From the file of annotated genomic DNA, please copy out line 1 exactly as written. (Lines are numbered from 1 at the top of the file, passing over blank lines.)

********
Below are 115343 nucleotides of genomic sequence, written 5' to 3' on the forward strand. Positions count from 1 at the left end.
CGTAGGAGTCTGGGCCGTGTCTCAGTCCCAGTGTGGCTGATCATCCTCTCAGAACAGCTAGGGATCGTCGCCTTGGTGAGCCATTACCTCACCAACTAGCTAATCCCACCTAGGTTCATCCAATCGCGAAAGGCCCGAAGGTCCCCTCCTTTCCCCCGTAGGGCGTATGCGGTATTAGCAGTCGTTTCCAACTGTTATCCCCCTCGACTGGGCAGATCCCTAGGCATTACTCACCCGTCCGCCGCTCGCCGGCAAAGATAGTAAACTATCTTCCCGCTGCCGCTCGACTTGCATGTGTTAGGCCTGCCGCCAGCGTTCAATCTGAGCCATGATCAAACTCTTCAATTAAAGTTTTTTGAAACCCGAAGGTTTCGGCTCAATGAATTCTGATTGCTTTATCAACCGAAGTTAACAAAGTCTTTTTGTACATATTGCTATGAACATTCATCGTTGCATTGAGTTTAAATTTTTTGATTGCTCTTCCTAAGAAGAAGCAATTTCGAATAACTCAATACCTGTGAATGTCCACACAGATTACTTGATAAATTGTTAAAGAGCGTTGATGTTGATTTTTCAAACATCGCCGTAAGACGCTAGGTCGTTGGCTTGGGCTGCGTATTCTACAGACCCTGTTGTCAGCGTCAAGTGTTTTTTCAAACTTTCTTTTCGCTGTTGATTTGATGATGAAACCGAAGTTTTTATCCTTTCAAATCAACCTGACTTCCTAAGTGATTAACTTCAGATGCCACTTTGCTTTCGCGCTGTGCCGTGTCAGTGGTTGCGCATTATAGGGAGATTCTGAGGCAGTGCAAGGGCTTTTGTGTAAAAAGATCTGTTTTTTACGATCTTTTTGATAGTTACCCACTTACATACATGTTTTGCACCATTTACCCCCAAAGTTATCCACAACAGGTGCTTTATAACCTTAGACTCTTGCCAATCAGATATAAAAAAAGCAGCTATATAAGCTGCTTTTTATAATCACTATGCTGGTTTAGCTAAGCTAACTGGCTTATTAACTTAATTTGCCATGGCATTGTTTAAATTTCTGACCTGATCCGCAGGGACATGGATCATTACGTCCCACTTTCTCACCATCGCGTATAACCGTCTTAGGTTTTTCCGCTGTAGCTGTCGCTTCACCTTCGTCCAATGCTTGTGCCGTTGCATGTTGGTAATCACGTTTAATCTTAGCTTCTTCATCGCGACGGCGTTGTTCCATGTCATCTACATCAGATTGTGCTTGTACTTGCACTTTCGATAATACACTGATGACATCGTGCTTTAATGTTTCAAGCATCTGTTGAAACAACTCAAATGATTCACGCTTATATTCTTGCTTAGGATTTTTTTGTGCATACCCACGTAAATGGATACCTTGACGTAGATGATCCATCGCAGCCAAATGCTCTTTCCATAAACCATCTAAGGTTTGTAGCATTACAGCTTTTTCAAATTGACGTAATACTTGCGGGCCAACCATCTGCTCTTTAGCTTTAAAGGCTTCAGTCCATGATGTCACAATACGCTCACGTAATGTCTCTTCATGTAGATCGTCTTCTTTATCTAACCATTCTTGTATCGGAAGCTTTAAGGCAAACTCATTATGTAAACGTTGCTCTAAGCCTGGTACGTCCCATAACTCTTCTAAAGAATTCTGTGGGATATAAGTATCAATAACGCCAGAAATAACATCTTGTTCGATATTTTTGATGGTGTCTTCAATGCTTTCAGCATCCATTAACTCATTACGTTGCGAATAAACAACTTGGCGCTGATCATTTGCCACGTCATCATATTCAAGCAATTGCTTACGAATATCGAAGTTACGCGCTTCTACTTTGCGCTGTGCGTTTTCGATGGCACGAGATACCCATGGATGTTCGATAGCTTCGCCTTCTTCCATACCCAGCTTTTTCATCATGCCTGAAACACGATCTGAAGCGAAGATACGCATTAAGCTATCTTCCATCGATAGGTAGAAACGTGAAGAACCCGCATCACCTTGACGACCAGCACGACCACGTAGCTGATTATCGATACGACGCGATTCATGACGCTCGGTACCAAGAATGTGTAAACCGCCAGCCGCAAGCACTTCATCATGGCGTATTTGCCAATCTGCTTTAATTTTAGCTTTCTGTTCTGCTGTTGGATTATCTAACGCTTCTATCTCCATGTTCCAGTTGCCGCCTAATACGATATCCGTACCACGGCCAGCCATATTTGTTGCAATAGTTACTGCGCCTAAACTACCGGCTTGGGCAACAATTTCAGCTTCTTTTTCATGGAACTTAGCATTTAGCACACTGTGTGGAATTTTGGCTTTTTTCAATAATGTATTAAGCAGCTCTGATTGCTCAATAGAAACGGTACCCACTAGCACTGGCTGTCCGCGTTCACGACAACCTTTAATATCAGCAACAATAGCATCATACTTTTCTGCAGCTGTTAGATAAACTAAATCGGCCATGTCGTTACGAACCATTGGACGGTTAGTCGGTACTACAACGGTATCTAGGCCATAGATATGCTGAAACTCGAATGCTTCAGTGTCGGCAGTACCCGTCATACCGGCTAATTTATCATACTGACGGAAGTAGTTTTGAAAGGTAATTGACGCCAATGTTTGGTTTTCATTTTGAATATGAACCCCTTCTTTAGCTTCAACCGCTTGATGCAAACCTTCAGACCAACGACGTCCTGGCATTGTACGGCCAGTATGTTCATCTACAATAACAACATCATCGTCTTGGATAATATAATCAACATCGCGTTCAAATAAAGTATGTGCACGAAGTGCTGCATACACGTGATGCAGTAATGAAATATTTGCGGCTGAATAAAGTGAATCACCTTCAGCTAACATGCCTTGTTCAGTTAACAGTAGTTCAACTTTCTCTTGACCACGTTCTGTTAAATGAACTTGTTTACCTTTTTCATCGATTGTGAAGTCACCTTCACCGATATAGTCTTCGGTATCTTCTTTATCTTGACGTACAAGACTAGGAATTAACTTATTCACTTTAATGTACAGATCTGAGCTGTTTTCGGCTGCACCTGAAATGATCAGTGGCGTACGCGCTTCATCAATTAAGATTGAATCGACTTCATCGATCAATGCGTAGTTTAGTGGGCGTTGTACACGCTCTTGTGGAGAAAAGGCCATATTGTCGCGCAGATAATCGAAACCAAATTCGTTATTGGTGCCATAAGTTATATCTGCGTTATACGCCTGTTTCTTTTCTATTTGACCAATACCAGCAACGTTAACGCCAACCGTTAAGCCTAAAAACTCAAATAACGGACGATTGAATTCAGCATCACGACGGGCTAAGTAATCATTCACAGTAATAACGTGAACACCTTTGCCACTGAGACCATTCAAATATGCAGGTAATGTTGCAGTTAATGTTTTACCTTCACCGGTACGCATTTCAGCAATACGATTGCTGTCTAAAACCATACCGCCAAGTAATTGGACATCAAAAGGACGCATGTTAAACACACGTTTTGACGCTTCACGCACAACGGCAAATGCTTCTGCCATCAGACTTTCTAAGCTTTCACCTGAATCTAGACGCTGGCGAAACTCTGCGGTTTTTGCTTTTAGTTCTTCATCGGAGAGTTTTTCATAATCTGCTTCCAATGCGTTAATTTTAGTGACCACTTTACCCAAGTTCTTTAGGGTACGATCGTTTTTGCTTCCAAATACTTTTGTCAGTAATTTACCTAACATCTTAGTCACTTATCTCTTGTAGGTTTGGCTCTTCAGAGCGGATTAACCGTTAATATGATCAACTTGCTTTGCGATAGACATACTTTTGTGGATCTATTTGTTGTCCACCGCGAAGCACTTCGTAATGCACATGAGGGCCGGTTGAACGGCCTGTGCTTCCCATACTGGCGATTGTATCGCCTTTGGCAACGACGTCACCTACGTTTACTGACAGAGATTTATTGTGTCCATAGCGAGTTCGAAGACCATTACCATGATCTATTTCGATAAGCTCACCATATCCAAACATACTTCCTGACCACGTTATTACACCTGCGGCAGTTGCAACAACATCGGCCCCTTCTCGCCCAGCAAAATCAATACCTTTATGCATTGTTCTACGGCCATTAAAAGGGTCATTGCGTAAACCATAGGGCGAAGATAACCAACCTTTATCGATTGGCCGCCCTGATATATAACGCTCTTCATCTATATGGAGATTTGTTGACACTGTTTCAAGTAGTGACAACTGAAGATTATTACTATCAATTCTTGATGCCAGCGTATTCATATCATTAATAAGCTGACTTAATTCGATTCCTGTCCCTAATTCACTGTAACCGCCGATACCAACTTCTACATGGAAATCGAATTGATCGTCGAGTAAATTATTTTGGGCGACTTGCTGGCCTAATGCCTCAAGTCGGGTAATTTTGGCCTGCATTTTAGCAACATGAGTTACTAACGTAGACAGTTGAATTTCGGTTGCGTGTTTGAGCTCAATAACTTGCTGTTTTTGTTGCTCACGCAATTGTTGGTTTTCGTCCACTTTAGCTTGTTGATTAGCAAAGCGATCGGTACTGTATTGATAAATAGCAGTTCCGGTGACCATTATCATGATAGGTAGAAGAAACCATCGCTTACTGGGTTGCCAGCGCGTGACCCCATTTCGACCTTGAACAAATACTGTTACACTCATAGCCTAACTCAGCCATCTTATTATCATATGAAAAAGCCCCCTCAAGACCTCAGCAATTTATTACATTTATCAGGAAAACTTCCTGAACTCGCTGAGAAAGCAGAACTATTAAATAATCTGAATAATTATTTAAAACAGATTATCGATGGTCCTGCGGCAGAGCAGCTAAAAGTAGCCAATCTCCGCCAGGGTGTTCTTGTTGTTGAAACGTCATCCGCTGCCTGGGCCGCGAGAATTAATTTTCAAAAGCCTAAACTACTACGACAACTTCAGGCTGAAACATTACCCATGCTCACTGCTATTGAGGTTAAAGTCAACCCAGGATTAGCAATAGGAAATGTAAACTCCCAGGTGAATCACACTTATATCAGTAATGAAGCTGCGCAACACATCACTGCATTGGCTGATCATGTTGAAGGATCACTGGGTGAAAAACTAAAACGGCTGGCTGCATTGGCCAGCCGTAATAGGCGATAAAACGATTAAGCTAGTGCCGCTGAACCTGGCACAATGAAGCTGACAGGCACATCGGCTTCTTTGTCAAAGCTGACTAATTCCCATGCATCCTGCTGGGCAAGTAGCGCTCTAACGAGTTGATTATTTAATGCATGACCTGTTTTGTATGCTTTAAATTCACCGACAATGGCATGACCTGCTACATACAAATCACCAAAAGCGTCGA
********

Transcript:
Below are 115343 nucleotides of genomic sequence, written 5' to 3' on the forward strand. Positions count from 1 at the left end.